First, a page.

Richard Wilson after Lt. William Pierie. “View of the Cataract of Niagara.” London: Richard Wilson, 1774. 16 1/2 x 20 5/8. Engraving by William Byrne. With several repaired tears, one extending well into image at left. Title area with tears and some missing surface; expertly repaired. Overall image and impression is very good. Impressions of Niagara: 13.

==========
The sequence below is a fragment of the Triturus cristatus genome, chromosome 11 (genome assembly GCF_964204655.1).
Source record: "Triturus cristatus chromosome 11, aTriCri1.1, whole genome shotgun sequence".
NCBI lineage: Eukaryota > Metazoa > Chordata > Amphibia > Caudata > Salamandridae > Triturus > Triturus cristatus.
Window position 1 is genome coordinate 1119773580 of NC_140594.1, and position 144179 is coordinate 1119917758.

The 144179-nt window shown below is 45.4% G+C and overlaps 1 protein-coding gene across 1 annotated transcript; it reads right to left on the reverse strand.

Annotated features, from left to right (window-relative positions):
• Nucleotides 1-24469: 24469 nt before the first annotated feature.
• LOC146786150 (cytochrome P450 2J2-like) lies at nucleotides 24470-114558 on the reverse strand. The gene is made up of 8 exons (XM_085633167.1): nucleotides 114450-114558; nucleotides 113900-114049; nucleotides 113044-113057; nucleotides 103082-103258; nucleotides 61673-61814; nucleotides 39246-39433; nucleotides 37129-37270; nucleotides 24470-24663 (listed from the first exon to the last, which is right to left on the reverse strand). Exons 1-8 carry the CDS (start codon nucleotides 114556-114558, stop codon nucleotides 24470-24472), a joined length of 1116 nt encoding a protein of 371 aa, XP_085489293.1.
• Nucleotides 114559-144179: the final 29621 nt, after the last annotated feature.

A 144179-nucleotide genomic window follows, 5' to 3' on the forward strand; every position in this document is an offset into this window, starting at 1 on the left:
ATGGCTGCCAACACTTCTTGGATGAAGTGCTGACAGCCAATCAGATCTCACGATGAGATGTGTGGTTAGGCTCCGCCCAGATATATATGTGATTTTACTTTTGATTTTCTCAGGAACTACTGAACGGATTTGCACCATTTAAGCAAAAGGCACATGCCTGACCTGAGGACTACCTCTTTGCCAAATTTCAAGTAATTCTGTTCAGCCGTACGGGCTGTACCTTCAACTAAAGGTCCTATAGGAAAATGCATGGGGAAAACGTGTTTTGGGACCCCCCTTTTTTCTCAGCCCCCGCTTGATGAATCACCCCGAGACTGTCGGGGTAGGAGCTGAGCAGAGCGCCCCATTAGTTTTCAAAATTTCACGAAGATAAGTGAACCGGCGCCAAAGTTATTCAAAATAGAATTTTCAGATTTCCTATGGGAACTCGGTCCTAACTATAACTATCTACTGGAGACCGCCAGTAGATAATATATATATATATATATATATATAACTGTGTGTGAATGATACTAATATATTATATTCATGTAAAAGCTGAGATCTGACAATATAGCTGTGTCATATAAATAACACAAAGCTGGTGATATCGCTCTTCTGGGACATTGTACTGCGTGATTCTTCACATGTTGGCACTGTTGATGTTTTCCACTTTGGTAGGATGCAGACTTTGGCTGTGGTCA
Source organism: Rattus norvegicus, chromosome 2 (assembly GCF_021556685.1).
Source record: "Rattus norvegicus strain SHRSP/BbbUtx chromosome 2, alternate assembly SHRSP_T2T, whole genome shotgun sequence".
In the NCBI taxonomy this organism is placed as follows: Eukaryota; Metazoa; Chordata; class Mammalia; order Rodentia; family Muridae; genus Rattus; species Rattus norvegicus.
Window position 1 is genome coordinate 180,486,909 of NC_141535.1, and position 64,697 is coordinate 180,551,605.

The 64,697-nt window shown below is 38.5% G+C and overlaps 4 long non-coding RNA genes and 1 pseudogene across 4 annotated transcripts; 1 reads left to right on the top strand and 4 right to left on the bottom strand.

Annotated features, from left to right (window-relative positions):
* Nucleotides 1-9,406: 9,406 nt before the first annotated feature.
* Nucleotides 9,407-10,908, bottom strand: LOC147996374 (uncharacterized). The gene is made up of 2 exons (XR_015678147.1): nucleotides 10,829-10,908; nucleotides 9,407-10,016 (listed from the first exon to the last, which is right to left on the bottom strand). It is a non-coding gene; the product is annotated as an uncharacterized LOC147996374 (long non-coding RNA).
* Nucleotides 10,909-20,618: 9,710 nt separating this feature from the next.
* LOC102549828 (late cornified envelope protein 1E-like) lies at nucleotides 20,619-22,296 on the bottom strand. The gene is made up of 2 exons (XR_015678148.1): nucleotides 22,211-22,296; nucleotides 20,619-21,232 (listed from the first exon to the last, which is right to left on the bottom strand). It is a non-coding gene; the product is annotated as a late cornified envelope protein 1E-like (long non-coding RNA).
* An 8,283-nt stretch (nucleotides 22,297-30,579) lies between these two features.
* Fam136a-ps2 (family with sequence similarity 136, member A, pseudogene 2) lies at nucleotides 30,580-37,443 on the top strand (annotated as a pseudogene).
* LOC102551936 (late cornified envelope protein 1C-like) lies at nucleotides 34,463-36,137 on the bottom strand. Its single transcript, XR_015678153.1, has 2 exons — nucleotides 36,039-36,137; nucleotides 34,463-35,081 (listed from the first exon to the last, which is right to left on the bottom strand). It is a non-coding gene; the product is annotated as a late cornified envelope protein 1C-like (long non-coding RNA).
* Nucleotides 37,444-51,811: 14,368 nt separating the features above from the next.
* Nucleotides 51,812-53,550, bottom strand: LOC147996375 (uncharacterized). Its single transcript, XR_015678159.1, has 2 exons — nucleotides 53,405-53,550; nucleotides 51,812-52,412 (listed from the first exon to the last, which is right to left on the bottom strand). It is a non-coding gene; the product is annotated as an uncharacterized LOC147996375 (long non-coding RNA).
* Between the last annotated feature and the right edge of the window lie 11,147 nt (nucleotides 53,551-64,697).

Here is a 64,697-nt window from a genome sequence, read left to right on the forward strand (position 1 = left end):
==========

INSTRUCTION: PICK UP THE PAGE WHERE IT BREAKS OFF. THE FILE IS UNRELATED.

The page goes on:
Lieutenant William Pierie was a British artilleryman who in 1768, while stationed at Fort Niagara, sketched Niagara Falls. The sketch, only the second known drawing of Niagara made on the spot, was sent to London where Richard Wilson, England’s leading landscape artist, painted a large canvas–five foot by six foot–based on it. That image was engraved by William Byrne and published by Wilson in 1774, making it only the second print of Niagara not based on Hennepin’s. Thomas Davies’ 1768 engraving was the first, but the Pierie/Wilson view is a considerably more accurate portrayal. “We may say, in a sense, that Niagara art began with Hennepin; but in its higher sense, it began neither with Hennepin nor Davies, but with Pierie.” (Frank H. Severance, Studies Of The Niagara Frontier, Buffalo, 1911, p. 123)